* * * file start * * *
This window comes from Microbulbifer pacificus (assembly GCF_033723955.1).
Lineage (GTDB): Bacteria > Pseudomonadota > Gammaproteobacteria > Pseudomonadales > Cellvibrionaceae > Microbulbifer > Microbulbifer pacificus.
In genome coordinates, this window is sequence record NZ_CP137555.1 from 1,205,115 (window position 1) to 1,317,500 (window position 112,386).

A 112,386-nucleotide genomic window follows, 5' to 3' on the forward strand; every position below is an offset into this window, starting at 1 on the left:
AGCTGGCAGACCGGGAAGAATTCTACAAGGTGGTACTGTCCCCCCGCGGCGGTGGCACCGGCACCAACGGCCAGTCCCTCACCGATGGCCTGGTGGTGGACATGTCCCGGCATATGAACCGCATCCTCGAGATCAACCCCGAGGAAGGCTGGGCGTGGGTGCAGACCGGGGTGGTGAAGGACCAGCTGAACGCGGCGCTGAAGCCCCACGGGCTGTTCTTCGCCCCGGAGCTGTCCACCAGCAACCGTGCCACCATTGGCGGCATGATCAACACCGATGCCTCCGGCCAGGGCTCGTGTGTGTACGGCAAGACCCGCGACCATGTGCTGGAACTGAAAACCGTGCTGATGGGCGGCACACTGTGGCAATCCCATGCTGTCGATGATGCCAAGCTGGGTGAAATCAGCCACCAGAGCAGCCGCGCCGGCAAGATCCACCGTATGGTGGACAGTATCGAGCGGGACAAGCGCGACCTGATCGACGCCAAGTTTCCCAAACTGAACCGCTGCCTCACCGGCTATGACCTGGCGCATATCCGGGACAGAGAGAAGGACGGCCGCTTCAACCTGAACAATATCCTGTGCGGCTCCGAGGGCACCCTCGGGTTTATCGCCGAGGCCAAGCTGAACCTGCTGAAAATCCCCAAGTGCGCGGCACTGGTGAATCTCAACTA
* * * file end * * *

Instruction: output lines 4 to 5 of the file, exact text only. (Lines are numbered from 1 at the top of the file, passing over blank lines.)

A 112,386-nucleotide genomic window follows, 5' to 3' on the forward strand; every position below is an offset into this window, starting at 1 on the left:
AGCTGGCAGACCGGGAAGAATTCTACAAGGTGGTACTGTCCCCCCGCGGCGGTGGCACCGGCACCAACGGCCAGTCCCTCACCGATGGCCTGGTGGTGGACATGTCCCGGCATATGAACCGCATCCTCGAGATCAACCCCGAGGAAGGCTGGGCGTGGGTGCAGACCGGGGTGGTGAAGGACCAGCTGAACGCGGCGCTGAAGCCCCACGGGCTGTTCTTCGCCCCGGAGCTGTCCACCAGCAACCGTGCCACCATTGGCGGCATGATCAACACCGATGCCTCCGGCCAGGGCTCGTGTGTGTACGGCAAGACCCGCGACCATGTGCTGGAACTGAAAACCGTGCTGATGGGCGGCACACTGTGGCAATCCCATGCTGTCGATGATGCCAAGCTGGGTGAAATCAGCCACCAGAGCAGCCGCGCCGGCAAGATCCACCGTATGGTGGACAGTATCGAGCGGGACAAGCGCGACCTGATCGACGCCAAGTTTCCCAAACTGAACCGCTGCCTCACCGGCTATGACCTGGCGCATATCCGGGACAGAGAGAAGGACGGCCGCTTCAACCTGAACAATATCCTGTGCGGCTCCGAGGGCACCCTCGGGTTTATCGCCGAGGCCAAGCTGAACCTGCTGAAAATCCCCAAGTGCGCGGCACTGGTGAATCTCAACTA